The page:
Much outrage over United Airlines and Pepsi, but action speaks louder than hashtags
DO CALLS FOR BOYCOTTS ON SOCIAL MEDIA WORK?
It's a video that has been watched millions of times.
A United Airlines (UA) passenger, 69-year-old Dr David Dao, was forcibly dragged against his will off an overbooked flight. He had earlier said he was staying put as he had patients to attend to the following day.
The Chicago aviation policemen who manhandled him wanted to vacate his seat to make space for four crew members. In several viral videos, the Vietnamese-American is seen bloodied in the aftermath, visibly shocked.
We later learn that he suffered a significant concussion and a broken nose and lost two front teeth. He would need to undergo reconstructive surgery.
The outrage on social media was tremendous. Several trending hashtags dominated Twitter and Facebook.
One of the more popular ones, #NewUnitedAirlinesMottos, for instance, had this caption: "Board as a doctor, leave as a patient."
Another one centred on an announcer on rival company Southwest Airlines, who said: "Welcome to Southwest, where we beat our competitors, not our customers."
There were also many calls to boycott the company. #BoycottUnited was one such trending hashtag.
"This is shameful beyond measure. Disgusted," said Twitter user Melissa, who promised never to fly UA again.
This backlash spread widely. Vietnamese social media users urged their countrymen to stop flying with the airline. In China, netizens took to micro-blogging platform Weibo to voice their displeasure.
"Everybody should be equal. (The United States) shouts about equal rights but has done such dirty things," wrote user Yuan Tianwei lao shi.
But how much will this ill will affect the company?
UA's share price plunged as much as 7 per cent in the few hours after the incident. Yet, it shored up by last Thursday when markets closed, at just 2 per cent lower than its previous week's value.
Another recent example is Pepsi.
#Boycottpepsi was one of the top trends immediately following the outrage against the soft drink company's advertisement featuring social media personality Kendall Jenner. In one of the final scenes, Jenner takes part in a staged equality march, offering the canned drink to a police officer who gamely drinks it and smiles.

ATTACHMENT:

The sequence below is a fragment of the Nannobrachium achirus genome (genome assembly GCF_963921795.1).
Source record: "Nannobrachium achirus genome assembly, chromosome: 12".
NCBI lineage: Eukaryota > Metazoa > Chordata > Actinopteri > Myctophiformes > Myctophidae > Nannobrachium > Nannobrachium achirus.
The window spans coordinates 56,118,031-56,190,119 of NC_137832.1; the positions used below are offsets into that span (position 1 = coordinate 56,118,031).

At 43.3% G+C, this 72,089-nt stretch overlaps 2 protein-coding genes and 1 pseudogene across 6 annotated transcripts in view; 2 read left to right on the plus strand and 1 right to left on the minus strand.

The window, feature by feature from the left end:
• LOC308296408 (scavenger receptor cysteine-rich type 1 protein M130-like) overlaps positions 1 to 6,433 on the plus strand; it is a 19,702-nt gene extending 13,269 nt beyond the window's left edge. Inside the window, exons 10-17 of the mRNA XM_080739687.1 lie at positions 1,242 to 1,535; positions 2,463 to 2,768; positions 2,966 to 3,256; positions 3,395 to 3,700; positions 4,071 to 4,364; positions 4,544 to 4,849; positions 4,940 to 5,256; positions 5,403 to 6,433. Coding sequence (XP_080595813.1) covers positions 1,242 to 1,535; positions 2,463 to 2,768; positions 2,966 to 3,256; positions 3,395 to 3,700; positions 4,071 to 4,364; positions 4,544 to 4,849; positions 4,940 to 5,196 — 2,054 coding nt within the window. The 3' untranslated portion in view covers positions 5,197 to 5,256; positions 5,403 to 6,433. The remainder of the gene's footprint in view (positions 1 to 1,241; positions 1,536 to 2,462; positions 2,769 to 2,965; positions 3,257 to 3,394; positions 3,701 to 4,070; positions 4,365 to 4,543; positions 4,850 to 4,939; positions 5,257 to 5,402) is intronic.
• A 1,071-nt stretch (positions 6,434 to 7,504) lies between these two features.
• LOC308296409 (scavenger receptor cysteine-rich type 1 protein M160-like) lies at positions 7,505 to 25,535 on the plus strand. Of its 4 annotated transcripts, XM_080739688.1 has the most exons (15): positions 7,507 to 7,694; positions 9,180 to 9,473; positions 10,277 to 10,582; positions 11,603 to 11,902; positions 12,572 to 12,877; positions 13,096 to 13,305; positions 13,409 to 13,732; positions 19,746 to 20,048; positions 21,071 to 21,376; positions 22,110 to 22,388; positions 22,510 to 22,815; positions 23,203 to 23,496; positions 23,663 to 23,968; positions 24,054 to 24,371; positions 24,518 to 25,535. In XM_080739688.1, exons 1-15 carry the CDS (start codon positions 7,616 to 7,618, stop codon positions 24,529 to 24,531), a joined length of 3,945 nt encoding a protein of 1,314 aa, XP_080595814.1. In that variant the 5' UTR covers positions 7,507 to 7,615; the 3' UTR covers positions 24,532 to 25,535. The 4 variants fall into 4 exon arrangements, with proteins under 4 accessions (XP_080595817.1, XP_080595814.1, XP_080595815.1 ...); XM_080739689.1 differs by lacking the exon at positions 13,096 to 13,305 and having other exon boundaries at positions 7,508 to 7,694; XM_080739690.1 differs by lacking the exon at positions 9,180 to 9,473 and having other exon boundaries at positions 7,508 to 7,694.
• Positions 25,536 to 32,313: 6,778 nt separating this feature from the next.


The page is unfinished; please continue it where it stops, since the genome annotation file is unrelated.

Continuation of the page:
Ms Bernice King, daughter of the late renowned activist Martin Luther King Jr, tweeted: "If only Daddy would have known about the power of #Pepsi."
Social media calls for boycotts are nothing new. But whether a boycott has any real impact on the company under fire depends on how long it can be sustained for. After all, several thousand dissenters would hardly make a lasting impact on a company which has millions of customers.
Here's an example: #BoycottSamsung was one of the hashtags last year following recalls of several products including the smartphone Galaxy Note7 and several top-loading washing machine models.
But a new research note from analyst IBK Securities suggests that Samsung might hit record profits in the second quarter of this year, a 50 per cent increase year on year.
#CHINESELIVESMATTER: This hashtag was started by 18-year-old student Zhang Zishi from Britain after footage of the United Airlines incident surfaced. Mr Zhang had thought the victim was a Chinese man, although he was later revealed to be Vietnamese-American. More than 200,000 people have signed the digital petition calling for a federal investigation.
MOAB: The US used the term "Mother of All Bombs" on an attack in Afghanistan. It is reportedly the largest non-nuclear bomb used in combat. It supposedly killed 36 ISIS supporters, the US military say.
CHARLIE MURPHY: The elder brother of comedian Eddie Murphy died last week at the age of 57 of leukaemia. He was popularised in various comedy skits on stand-up powerhouse Dave Chappelle's eponymous TV series.
Samsung Electronics has also been witnessing a general uptick in share price over the past year.
So unless a boycott is sustained, don't expect flash-in-the-pan hashtags to have any real effects on the bottom line, which will ultimately drive a change in behaviour for many of these large conglomerates.
WESTERN CONTENT MAKING INROADS INTO CHINA
Facebook and Google have long been struggling to gain a footing in the China market with its notorious protectionist policies.
But one new player could potentially mix things up a bit.
Digital content distributor network Yoona has tied up with Chinese players - including Weibo, Tencent and Youku-Tudou - to bring in selected content from the US and Russia, reports news outlet CNBC.
Yoona is a third-party service provider working with YouTube that offers audience development, content and monetisation strategies.
The company reportedly manages more than 72,000 channels and drives over seven billion monthly views to its 650 million subscribers.
"People think that content that works well in the West can succeed in China, but that's not true. There is still a very big language and cultural barrier that we help creators overcome," says chief executive Eyal Baumel to CNBC's Squawk Box.
Mr Baumel added that aside from localising content, adjusting to Chinese market preferences remains one of the highest barriers to entering the elusive market.
For instance, revenue from video advertisements is significantly less in China than in the Western market.
Digital gifting and other aspects, like e-commerce, are the key revenue drivers instead, he said.
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